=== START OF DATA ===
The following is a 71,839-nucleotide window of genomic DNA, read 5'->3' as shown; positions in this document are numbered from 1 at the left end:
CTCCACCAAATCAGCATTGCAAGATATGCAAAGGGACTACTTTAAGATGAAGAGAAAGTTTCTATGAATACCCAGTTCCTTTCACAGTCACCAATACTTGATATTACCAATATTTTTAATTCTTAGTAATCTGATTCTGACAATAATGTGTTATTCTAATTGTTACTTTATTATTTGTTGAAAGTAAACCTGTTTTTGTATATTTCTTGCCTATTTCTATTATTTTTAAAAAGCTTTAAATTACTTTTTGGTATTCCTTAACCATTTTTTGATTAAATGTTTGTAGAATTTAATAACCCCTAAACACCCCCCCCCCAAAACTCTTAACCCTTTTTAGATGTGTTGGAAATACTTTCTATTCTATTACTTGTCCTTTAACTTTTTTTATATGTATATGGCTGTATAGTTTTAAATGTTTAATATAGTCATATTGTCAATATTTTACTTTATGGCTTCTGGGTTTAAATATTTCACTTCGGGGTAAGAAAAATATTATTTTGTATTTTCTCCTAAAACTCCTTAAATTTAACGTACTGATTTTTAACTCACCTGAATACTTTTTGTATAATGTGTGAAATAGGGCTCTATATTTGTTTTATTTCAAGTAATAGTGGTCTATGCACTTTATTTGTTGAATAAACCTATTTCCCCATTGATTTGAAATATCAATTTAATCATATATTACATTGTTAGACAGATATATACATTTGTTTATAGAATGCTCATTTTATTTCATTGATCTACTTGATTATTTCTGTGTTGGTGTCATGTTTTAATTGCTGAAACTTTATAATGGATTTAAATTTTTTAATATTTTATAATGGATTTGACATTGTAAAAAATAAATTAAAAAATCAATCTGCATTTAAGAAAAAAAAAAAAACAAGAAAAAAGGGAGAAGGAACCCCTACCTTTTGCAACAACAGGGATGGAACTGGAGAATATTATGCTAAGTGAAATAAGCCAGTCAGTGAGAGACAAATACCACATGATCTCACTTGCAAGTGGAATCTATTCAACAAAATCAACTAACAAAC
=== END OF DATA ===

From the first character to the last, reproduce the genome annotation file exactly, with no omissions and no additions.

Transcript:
The following is a 71,839-nucleotide window of genomic DNA, read 5'->3' as shown; positions in this document are numbered from 1 at the left end:
CTCCACCAAATCAGCATTGCAAGATATGCAAAGGGACTACTTTAAGATGAAGAGAAAGTTTCTATGAATACCCAGTTCCTTTCACAGTCACCAATACTTGATATTACCAATATTTTTAATTCTTAGTAATCTGATTCTGACAATAATGTGTTATTCTAATTGTTACTTTATTATTTGTTGAAAGTAAACCTGTTTTTGTATATTTCTTGCCTATTTCTATTATTTTTAAAAAGCTTTAAATTACTTTTTGGTATTCCTTAACCATTTTTTGATTAAATGTTTGTAGAATTTAATAACCCCTAAACACCCCCCCCCCAAAACTCTTAACCCTTTTTAGATGTGTTGGAAATACTTTCTATTCTATTACTTGTCCTTTAACTTTTTTTATATGTATATGGCTGTATAGTTTTAAATGTTTAATATAGTCATATTGTCAATATTTTACTTTATGGCTTCTGGGTTTAAATATTTCACTTCGGGGTAAGAAAAATATTATTTTGTATTTTCTCCTAAAACTCCTTAAATTTAACGTACTGATTTTTAACTCACCTGAATACTTTTTGTATAATGTGTGAAATAGGGCTCTATATTTGTTTTATTTCAAGTAATAGTGGTCTATGCACTTTATTTGTTGAATAAACCTATTTCCCCATTGATTTGAAATATCAATTTAATCATATATTACATTGTTAGACAGATATATACATTTGTTTATAGAATGCTCATTTTATTTCATTGATCTACTTGATTATTTCTGTGTTGGTGTCATGTTTTAATTGCTGAAACTTTATAATGGATTTAAATTTTTTAATATTTTATAATGGATTTGACATTGTAAAAAATAAATTAAAAAATCAATCTGCATTTAAGAAAAAAAAAAAAACAAGAAAAAAGGGAGAAGGAACCCCTACCTTTTGCAACAACAGGGATGGAACTGGAGAATATTATGCTAAGTGAAATAAGCCAGTCAGTGAGAGACAAATACCACATGATCTCACTTGCAAGTGGAATCTATTCAACAAAATCAACTAACAAAC